Information about the risks of piercing

Getting piercings involves risks.

Therefore, make sure you are well-rested and have eaten. Inform the piercer about any medication use or skin problems, allergies, epilepsy, and hypersensitivity reactions. Also, check on if the studio where you want to get pierced has a permit.

This permit indicates that the studio follows the hygiene guidelines of the National Center for Hygiene and Safety.

Do not get a piercing in the following situations:

• in areas where you have undergone plastic surgery or radiation therapy in the past year;
• in a place that has been pierced less than three months ago;
• on irritated skin, such as bumps, dark moles, or swellings;
• if you are under the influence of alcohol or drugs;
• if you are pregnant.

Additionally, it is advised against getting a piercing if you have any of the following conditions:
• diabetes;
• hemophilia;
• chronic skin disease;
• allergy to piercing materials;
• immune disorder;
• heart and vascular abnormalities.

If you have any of these conditions or if you are using anticoagulants or antibiotics and still want to get a piercing, first discuss the possibilities with a doctor. For background information on the above risks, visit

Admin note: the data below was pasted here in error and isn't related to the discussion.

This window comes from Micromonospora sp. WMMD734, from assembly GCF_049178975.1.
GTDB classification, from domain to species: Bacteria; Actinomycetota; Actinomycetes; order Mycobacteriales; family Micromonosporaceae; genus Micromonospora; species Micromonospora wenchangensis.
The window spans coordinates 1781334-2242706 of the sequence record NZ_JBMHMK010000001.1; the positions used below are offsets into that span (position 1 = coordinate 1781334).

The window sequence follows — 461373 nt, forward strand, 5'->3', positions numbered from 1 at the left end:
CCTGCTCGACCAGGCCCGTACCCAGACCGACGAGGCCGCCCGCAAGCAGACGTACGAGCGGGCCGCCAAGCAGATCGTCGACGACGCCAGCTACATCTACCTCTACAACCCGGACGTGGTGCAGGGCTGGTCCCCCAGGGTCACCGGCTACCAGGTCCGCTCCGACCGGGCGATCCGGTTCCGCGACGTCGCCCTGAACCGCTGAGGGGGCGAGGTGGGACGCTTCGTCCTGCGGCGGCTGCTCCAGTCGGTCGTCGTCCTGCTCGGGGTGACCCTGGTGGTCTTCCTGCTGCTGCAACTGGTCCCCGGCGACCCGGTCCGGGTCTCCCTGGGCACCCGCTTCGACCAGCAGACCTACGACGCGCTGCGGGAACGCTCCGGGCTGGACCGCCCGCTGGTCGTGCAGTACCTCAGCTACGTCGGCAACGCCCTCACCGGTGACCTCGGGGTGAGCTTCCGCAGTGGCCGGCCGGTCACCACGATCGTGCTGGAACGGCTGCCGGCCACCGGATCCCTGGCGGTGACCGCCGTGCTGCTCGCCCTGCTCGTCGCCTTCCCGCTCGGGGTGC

Getting a piercing:

As the piercing process creates a wound, there is a risk of contracting diseases transmitted through blood, such as hepatitis B and C. Therefore, ensure that the piercer works hygienically.

A hygienic approach is also important to prevent your new piercing from getting infected.

Make sure that:
• the skin is cleaned and disinfected before piercing;
• the needle and piercing are sterile and not touched with bare hands;
• the piercer wears gloves during the piercing process.

Getting a piercing can cause some pain.

Consult your doctor if you want anesthesia. Aftercare A new piercing is comparable to a deep wound. Poor care and unhygienic treatment can cause wound infections and scar tissue. With proper care, it takes 4 to 12 weeks for the wound to heal. The piercer provides oral and written explanations about piercing aftercare. Read this carefully. In some people, scar tissue may form after getting a piercing.

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